HONOLULU (HawaiiNewsNow) - Mayor Kirk Caldwell and challenger Charles Djou will face off in the general election, after neither garnered the majority needed to win the primary election outright on Saturday night.
Djou, a Republican, said he looks forward to continuing to share his message over the next several months, and build a "coalition of Democrats, and Republicans and independents."
"We're very excited about this campaign," he told Hawaii News Now. "We knew going into this we were going up against the incumbent mayor. That speaks volumes about the hard work of our volunteers."
For his part, Caldwell said he invited the challenge, and is "feeling very good" going into a general election run-off.
"I'm going to work really hard, and I hope that we get to talk about all the issues that are important to people on this island," he said. "As mayor, it's not just rail. It's about sewer and water and garbage pick-up, and making this one of the safest big cities in the country."
Meanwhile, the night ended early for former Mayor Peter Carlisle, who acknowledged about 8:30 p.m. that he had no chance of winning.
"Oh, it's finished. It's over," he told reporters. "The campaign was interesting. I did not want to be a typical politician."
A mayoral candidate needs to earn 50 percent plus one vote in the primary to win outright. Otherwise, the top two vote-getters advance to the general election in November.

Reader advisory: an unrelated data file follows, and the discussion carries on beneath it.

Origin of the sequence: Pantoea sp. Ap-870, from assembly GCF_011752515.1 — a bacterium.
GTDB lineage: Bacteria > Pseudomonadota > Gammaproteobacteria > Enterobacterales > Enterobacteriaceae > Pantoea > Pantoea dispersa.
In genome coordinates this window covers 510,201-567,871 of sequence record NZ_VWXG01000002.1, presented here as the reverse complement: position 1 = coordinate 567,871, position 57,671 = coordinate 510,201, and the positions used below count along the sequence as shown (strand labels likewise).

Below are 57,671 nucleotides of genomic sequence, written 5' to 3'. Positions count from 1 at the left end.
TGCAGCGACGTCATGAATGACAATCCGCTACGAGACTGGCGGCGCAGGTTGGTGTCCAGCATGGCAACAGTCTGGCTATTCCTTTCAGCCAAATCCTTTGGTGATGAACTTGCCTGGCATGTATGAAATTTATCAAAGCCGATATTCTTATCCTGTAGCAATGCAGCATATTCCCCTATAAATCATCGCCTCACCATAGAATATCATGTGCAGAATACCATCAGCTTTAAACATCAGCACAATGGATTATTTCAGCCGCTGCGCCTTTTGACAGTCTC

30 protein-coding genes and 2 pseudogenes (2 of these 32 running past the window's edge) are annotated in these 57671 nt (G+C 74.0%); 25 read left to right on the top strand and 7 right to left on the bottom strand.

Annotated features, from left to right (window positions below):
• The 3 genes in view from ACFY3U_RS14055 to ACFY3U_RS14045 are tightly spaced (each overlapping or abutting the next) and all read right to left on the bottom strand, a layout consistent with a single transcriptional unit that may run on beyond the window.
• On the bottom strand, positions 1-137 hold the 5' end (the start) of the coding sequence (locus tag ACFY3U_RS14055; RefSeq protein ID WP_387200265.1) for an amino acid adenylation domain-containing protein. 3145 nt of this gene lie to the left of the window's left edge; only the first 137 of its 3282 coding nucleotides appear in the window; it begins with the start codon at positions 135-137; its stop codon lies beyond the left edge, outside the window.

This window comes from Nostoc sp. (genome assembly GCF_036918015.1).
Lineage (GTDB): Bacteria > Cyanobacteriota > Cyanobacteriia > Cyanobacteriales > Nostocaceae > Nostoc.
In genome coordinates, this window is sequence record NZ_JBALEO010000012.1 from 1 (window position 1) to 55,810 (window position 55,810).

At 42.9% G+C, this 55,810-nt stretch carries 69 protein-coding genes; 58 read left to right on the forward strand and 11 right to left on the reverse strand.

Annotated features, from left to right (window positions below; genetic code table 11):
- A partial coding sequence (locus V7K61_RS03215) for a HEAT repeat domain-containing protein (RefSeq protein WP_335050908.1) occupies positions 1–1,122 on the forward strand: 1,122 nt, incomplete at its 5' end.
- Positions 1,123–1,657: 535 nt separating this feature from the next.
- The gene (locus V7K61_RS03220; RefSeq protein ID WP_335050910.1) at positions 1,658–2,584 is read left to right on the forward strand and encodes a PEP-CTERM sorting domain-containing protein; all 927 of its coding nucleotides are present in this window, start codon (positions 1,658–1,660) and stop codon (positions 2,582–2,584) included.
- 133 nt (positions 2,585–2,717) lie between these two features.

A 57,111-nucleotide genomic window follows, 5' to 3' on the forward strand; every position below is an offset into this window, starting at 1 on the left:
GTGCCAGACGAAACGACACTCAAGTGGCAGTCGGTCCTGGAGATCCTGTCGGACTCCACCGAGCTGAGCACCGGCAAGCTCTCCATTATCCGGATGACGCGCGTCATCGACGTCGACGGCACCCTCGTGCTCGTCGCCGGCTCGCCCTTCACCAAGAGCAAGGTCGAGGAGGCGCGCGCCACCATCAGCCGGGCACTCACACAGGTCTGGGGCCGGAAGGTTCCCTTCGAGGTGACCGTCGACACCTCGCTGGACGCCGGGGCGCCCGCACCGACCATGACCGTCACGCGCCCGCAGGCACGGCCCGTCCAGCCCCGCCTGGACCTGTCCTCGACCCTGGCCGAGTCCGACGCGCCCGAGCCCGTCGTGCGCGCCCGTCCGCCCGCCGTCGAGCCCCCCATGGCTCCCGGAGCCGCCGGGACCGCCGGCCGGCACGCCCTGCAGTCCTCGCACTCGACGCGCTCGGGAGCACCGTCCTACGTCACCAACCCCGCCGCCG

Leading up to primary election day, Caldwell was trailing Djou in political polls, despite strong favorability ratings and a number of high-profile endorsements.
Throughout the election season, Caldwell has sought to defend his record as mayor, saying he's never shied away from tackling Oahu's major challenges and pointing to efforts to repave roadways and upgrade other critical infrastructure.
But Caldwell is also seeking a second term at a time when Oahu's rail project, the biggest public works endeavor in the state's history, is facing major cost overruns and delays.
Just four years ago, rail was the issue that helped get Caldwell elected as Honolulu's mayor. Voters chose the staunch rail advocate over his opponent, former Gov. Ben Cayetano, a vocal critic of the rail project.
This election year, rail is poised to once again play a pivotal role in who voters decide should head up Honolulu Hale. But as the rail project hits stumble after stumble, it's not quite clear that Caldwell will come out on top.
Djou and Carlisle offered differing viewpoints on how to tackle the project. But Caldwell, a former state representative and lawyer, is quick to point out that rail certainly isn't the only pressing issue facing Oahu.
If elected to a second term, Caldwell has pledged to redouble his efforts to address the island's homeless crisis and its dearth of affordable housing.
Djou, who announced his mayoral candidacy in June, entered primary election night with an edge in the polls.
A Hawaii News Now/Star-Advertiser poll released in July showed that 39 percent of likely voters supported Djou. Meanwhile, 30 percent said they would vote for Caldwell. Carlisle trailed the pack, with just 15 percent of likely voters saying they would vote for him.
After the poll was released, Djou said he was buoyed by the poll results, but wasn't taking anything for granted.
He added the strong numbers are a "reflection not of me, but my campaign team's hard work and more importantly about the community really saying that they want change."
Still, Caldwell continues to enjoy favorability ratings above 50 percent, the Hawaii poll found.